The PBS NewsHour will debut a new look and a new sound tonight. Listen to the new theme.
You’re not hearing things — the PBS NewsHour has new theme music.
With our new look debuting on tonight’s broadcast will also come brand new music, recorded in a months-long process involving more than 40 musicians and dozens of instruments.
The theme’s composer Edd Kalehoff, who has also composed music for “The Price is Right,” ABC’s “World News Tonight” and “Good Morning America,” among others, said he began the process by watching NewsHour — a lot of NewsHour — and learning more about the program’s legacy. The music balances a variety of elements and moods, aiming to move the program forward while respecting its tradition, Kalehoff said.
The new main title is composed in the key of C and begins with an ascending brass section, with French horns dominating a developmental bridge. The horns are joined by a string section that interweaves with the melody in “a kind of tapestry,” Kalehoff said.
It is rooted in a traditional orchestral sound, but several elements, such as a grunge-influenced electric chug guitar, bring an updated, “modern” feel to the new music, he said. Kalehoff also added some sequenced synthesizer sounds to several transitions, a move meant to convey the influence of digital technology, he said. It is also meant to balance the expansiveness of the program’s coverage with the intimacy of its relationship with viewers. “I wanted to be able to draw in the viewer with trust,” he said.
NewsHour’s new theme music is part of a larger history of music serving as an important component of a broadcast news show’s identity, one that extends back to the 1960s, Kalehoff said.
One of the first widely-used television themes came from the “Tar Sequence” scene in the 1967 Paul Newman movie “Cool Hand Luke,” in which a prison crew races to lay down blacktop on a rural road. Composer Lalo Schifrin wrote the scene’s adrenaline-inducing soundtrack with a strong drum and brass line, overlaid with a woodwind staccato rhythm, to accompany the workers’ speed.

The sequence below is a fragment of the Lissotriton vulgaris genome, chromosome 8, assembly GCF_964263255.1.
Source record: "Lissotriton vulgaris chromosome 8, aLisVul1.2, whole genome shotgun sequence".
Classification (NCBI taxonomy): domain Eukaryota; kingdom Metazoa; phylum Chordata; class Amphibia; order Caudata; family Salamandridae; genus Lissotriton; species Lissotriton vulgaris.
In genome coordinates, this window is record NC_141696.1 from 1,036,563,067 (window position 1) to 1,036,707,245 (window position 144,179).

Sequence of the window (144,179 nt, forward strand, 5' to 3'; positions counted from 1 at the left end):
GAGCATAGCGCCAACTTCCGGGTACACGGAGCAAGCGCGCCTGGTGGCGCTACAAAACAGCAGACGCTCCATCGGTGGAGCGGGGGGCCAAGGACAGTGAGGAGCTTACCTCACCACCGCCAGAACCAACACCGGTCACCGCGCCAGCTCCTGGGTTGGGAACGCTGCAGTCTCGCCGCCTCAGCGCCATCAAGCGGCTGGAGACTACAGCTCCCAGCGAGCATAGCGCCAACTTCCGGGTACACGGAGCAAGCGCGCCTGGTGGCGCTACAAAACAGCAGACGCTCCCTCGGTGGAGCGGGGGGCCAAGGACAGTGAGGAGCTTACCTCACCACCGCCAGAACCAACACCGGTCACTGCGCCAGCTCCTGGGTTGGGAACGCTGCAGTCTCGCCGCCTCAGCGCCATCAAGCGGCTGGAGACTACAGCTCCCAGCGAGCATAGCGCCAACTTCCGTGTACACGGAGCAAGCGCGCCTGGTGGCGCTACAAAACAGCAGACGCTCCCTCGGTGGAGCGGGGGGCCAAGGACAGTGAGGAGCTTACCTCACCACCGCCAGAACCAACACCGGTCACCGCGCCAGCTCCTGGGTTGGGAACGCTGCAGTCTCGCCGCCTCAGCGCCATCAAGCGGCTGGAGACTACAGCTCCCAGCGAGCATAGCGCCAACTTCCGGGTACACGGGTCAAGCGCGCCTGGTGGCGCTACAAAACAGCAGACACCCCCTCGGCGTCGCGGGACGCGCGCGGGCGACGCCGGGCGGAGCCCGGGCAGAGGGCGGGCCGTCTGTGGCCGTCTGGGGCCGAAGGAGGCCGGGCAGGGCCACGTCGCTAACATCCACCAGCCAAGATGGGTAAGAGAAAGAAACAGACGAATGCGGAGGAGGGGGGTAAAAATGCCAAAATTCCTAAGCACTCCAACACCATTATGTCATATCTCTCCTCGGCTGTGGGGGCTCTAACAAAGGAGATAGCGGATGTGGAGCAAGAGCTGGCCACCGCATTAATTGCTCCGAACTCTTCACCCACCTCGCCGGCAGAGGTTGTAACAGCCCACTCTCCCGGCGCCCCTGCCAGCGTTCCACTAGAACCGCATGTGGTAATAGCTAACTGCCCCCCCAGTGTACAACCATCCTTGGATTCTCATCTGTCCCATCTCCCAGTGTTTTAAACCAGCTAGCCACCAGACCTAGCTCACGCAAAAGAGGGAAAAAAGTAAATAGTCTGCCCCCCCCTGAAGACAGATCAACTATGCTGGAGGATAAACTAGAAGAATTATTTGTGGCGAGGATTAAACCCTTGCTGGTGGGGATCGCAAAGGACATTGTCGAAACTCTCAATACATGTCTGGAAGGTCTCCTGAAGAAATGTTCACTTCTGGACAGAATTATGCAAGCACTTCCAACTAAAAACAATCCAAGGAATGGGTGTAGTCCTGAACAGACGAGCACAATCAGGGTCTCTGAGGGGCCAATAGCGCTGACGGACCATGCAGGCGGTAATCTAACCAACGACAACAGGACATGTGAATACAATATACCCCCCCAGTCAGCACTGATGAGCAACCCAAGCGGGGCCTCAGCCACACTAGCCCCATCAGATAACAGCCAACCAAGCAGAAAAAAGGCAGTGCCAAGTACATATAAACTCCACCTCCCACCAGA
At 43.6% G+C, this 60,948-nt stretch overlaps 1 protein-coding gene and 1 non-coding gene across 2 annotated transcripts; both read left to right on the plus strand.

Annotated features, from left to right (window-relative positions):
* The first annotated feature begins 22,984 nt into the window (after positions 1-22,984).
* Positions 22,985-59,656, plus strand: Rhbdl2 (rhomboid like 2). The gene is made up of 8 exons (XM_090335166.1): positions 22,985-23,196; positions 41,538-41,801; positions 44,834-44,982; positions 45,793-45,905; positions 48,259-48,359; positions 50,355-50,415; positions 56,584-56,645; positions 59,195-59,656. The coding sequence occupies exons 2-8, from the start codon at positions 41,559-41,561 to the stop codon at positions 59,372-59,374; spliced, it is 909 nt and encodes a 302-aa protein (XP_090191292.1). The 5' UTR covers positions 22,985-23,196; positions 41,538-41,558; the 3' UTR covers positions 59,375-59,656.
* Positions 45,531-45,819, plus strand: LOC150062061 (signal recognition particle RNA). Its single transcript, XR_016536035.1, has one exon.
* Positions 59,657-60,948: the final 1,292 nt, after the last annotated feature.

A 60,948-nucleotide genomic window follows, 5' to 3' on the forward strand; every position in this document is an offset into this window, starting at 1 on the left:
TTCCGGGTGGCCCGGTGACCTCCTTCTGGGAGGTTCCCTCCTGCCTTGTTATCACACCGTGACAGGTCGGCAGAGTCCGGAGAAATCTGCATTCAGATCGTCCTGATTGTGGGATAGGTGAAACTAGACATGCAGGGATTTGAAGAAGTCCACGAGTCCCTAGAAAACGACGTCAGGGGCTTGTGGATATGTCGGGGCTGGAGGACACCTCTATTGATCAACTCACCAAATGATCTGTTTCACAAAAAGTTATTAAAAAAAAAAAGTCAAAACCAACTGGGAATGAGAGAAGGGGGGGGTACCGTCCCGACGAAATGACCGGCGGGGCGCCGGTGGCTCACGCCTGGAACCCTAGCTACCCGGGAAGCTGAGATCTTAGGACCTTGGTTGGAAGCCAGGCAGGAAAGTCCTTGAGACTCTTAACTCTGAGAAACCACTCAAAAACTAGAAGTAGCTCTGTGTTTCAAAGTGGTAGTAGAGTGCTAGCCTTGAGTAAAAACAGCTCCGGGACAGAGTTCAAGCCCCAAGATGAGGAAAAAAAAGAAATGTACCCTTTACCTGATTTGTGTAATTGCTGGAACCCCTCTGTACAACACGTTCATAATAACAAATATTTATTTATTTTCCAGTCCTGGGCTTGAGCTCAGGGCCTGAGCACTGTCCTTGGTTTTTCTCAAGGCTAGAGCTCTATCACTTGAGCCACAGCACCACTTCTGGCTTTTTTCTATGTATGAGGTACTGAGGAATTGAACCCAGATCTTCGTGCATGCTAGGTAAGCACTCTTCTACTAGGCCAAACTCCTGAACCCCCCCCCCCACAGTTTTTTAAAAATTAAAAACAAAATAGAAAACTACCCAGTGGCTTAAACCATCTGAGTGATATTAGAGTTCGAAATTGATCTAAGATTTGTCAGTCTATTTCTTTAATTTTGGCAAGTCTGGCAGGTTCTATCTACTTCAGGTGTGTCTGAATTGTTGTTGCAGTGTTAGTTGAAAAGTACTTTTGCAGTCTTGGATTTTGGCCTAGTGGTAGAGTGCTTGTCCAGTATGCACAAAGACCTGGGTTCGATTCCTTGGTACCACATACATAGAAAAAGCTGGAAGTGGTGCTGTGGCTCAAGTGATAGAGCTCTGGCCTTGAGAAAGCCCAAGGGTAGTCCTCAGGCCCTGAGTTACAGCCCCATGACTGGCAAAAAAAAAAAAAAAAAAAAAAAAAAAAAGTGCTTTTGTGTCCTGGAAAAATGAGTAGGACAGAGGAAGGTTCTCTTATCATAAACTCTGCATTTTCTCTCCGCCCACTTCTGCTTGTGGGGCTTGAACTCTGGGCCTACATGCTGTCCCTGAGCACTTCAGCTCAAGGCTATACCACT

Warner Brothers licensed the “Tar Sequence” music to ABC News for its program “Eyewitness News” in 1968, and the theme spread to other local ABC affiliates. It was a “big move forward” for the role of theme music in news shows, Kalehoff said.
The music’s widespread appearance on news programs did cause some confusion for Schifrin, who said in an interview with the Archive of American Television that years later, people were asking him why he incorporated the “Eyewitness News” theme into the soundtrack.
The 1970s brought a variety of new theme music on local news shows, many of which had a strong influence from disco rhythms. The NewsHour, in its first incarnation as the “MacNeil/Lehrer Report,” had a horn-dominated theme with an upbeat, casual rhythm.
The development of new synthesizing recording techniques in the 1970s opened up new possibilities for composition, Kalehoff said. One example: the “ticking” sound from the “60 Minutes” theme, which Kalehoff helped to record. “No one could get a stopwatch to sound like ‘tick-tick-tick’ when they put the microphone too close to it — you’d hear all the springs and levers and it didn’t sound like a stopwatch,” he said. “We had filters with the synthesizers that could take all that out.”
Broadcast news music hit another milestone in the 1980s with John Williams’ composition of “The Mission,” an orchestral piece for NBC News. NBC has used music from “The Mission” for a number of years on its programs, including “NBC Nightly News” and “Meet the Press.”
Meanwhile, the NewsHour rebranded to become “The MacNeil/Lehrer NewsHour” in 1983, and with it came a new theme. The melody stayed similar to the older theme, but this one was shorter, with a clear build and decisive end on a three-note sequence.
Then, in 2009, the show became the “PBS NewsHour,” keeping the theme it had adopted in 2006:
Kalehoff said the newest music makes a strong statement: “We’re growing. We’re important. We’re here to stay.”
What do you think about the new theme? Leave your thoughts in the comments below, and tell us which version of the music you like the best.